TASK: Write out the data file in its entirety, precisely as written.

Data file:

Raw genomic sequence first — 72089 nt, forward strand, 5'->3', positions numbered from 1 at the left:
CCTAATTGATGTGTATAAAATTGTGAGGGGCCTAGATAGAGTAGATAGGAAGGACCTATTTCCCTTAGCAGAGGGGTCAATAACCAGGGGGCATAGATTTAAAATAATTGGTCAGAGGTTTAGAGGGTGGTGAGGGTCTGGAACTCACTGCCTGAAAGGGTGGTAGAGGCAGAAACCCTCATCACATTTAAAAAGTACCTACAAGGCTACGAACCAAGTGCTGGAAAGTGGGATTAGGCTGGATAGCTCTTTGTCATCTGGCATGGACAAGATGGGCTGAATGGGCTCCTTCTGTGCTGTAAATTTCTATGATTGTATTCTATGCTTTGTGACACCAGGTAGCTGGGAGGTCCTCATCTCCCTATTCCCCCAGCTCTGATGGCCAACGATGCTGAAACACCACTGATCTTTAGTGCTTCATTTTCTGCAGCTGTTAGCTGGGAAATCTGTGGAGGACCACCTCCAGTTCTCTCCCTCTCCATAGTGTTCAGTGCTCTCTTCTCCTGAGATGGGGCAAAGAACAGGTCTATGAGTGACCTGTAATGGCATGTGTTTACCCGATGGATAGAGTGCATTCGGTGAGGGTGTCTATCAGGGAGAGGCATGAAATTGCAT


Raw genomic sequence first — 72089 nt, forward strand, 5'->3', positions numbered from 1 at the left:
CCTAATTGATGTGTATAAAATTGTGAGGGGCCTAGATAGAGTAGATAGGAAGGACCTATTTCCCTTAGCAGAGGGGTCAATAACCAGGGGGCATAGATTTAAAATAATTGGTCAGAGGTTTAGAGGGTGGTGAGGGTCTGGAACTCACTGCCTGAAAGGGTGGTAGAGGCAGAAACCCTCATCACATTTAAAAAGTACCTACAAGGCTACGAACCAAGTGCTGGAAAGTGGGATTAGGCTGGATAGCTCTTTGTCATCTGGCATGGACAAGATGGGCTGAATGGGCTCCTTCTGTGCTGTAAATTTCTATGATTGTATTCTATGCTTTGTGACACCAGGTAGCTGGGAGGTCCTCATCTCCCTATTCCCCCAGCTCTGATGGCCAACGATGCTGAAACACCACTGATCTTTAGTGCTTCATTTTCTGCAGCTGTTAGCTGGGAAATCTGTGGAGGACCACCTCCAGTTCTCTCCCTCTCCATAGTGTTCAGTGCTCTCTTCTCCTGAGATGGGGCAAAGAACAGGTCTATGAGTGACCTGTAATGGCATGTGTTTACCCGATGGATAGAGTGCATTCGGTGAGGGTGTCTATCAGGGAGAGGCATGAAATTGCAT